Ask a Question forum: Bougainvillea Advice

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Los Angeles, CA
mhocalate
Feb 26, 2018 5:33 PM CST
I have a large (I think quite old) bougainvillea in my front yard that I need some advice on.

Currently it's been trimmed into kind of a hedge shape (See photos) and I was hoping for more of a natural look and wanted to maximize flowering.

I've already trimmed quite a bit lower down (it was really overgrown) but I'm not sure what/how much to do with the top

Any suggestions on pruning - how much? Where? How far down to the main stems can I cut without hurting the plant? Any and all advice would be greatly appreciated!

(I'm in Los Angeles, zone 10a)

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Name: Carol
Santa Ana, ca
Sunset zone 22, USDA zone 10 A.
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ctcarol
Feb 26, 2018 6:21 PM CST
I don't think you could hurt it if you cut it at ground level! I just cut mine back by half a few weeks ago, and it's leafing out fast. I usually let mine bloom it's heart out in the spring, before taking the hedge trimmer to it. but if you want continuous blooms, you need to skip the trimmers and trim out select branches by hand cutting/pinching so you are leaving some mature branches to bloom, and train it to the shape you want.
Name: Bill
Livonia, Michigan (Zone 6a)
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BigBill
Feb 27, 2018 1:00 PM CST
Here in Florida we can cut them way back with no ill effects. Hurricane Irma took one of mine alongside the front of my garage door and blew it over. It was way too top Heaney to stand it straight up. I trimmed it from the six to eight foot range and trimmed it back to 18".
I could then stand it upright, staked it and now it looks real good. You would have no idea that it was compromised at all.
Just be mindful of those thorns!
From your photo, I would trim everything back off of the window, shape the stuff against the wall and remove everything that is going towards the door. I think that this would meet your needs I am guessing in that both the window and doorway would be clear allowing them both to be free from bougainvillea??
"Our children are the messages we send to a time that we will never see."
Name: Carol
Santa Ana, ca
Sunset zone 22, USDA zone 10 A.
Charter ATP Member Hummingbirder Lover of wildlife (Black bear badge) Orchids Region: California Plant Identifier
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ctcarol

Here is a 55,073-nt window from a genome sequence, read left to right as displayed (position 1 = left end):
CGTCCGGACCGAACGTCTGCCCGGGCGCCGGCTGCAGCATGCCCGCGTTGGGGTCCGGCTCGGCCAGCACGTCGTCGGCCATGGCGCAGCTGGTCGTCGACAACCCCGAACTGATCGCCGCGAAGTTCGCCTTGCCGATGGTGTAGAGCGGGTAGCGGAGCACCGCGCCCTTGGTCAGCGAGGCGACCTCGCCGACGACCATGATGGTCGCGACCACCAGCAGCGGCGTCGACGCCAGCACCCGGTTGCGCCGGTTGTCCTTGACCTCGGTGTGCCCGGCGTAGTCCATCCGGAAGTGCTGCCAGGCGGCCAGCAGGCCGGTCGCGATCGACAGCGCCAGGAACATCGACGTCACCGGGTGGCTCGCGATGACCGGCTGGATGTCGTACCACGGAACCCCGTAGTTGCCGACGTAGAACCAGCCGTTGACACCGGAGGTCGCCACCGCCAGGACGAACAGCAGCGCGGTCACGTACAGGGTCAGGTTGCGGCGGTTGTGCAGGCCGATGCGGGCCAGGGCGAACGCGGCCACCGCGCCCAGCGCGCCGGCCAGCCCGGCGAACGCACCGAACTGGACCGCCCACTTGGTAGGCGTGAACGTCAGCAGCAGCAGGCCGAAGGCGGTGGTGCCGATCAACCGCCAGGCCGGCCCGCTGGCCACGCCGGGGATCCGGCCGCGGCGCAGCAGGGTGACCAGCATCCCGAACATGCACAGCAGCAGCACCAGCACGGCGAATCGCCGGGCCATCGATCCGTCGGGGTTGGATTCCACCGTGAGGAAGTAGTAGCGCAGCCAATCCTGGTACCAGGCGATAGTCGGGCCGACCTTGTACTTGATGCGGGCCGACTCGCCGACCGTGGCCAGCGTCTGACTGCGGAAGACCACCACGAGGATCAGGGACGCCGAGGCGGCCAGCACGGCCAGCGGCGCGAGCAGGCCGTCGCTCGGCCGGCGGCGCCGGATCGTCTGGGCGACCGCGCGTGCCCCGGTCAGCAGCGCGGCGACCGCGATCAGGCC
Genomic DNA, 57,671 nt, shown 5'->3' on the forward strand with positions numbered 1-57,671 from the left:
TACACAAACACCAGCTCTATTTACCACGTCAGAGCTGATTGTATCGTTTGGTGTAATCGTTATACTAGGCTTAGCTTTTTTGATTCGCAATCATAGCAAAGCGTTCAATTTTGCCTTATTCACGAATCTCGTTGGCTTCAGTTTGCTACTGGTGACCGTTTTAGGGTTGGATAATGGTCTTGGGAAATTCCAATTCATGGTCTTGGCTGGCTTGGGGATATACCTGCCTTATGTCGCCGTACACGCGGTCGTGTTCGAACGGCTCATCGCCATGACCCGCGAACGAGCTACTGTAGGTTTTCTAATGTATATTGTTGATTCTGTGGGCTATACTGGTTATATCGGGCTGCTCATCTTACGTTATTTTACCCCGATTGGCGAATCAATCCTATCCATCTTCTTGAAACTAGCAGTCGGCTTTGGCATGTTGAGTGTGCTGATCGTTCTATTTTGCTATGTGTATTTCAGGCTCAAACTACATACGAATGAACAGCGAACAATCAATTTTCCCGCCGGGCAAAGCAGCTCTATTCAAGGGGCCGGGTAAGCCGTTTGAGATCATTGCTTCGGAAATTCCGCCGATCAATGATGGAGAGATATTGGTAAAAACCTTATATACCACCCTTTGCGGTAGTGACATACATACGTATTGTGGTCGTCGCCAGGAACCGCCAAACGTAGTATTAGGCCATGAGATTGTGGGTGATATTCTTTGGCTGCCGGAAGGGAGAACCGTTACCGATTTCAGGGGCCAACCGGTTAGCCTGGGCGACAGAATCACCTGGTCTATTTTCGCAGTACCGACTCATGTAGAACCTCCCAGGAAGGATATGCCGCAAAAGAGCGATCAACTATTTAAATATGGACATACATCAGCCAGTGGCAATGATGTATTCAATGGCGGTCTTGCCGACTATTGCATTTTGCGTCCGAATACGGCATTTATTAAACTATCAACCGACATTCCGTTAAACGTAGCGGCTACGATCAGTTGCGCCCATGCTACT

Feb 27, 2018 1:47 PM CST
When I was still working, I used to pass one of the commercial growers that had them planted along their chain link fence. They cut them back to skeletons every year, and by late spring they covered 1/4 mi. of fence.
Name: Karen
NM (Zone 7b)
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plantmanager
Feb 27, 2018 1:55 PM CST
I have some in AZ that get cut to about a foot off the ground every year. They grow back quickly and always look beautiful very quickly.
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Los Angeles, CA
mhocalate
Feb 27, 2018 3:52 PM CST
Thanks for all the advice!
So when it does grow back, does it just grow up from the cut stump?
Name: Bill
Livonia, Michigan (Zone 6a)
Orchid Judge
Region: United States of America Echinacea Hostas Region: Michigan Butterflies Lover of wildlife (Raccoon badge)
Orchids Cat Lover Birds Dahlias
BigBill
Feb 27, 2018 4:09 PM CST
It will sprout all along the older wood. High, low and in between.
"Our children are the messages we send to a time that we will never see."
Name: Carol
Santa Ana, ca
Sunset zone 22, USDA zone 10 A.
Charter ATP Member Hummingbirder Lover of wildlife (Black bear badge) Orchids Region: California Plant Identifier
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ctcarol
Feb 27, 2018 5:14 PM CST
I agree
Name: meera
san fernando - trinidad, west
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meera
Feb 27, 2018 8:30 PM CST
It grows back from the old stump but if you want to have the top like a muffin top and less nearer the ground levels, then you're gonna have to prune the lowers leaves. I cut mine down every full moon or so - depending on the weather - leaving one small branch just in case. This is in order to strengthen the main branch to take the weight of the design that I want which is a mushroom like tree.
My neighbor - whom I got the idea from used a mesh wire a skeleton for the tree to grow into - it made it easier to shape as the mesh was in basic idea of the design - which was an arch over the main doorway entrance.

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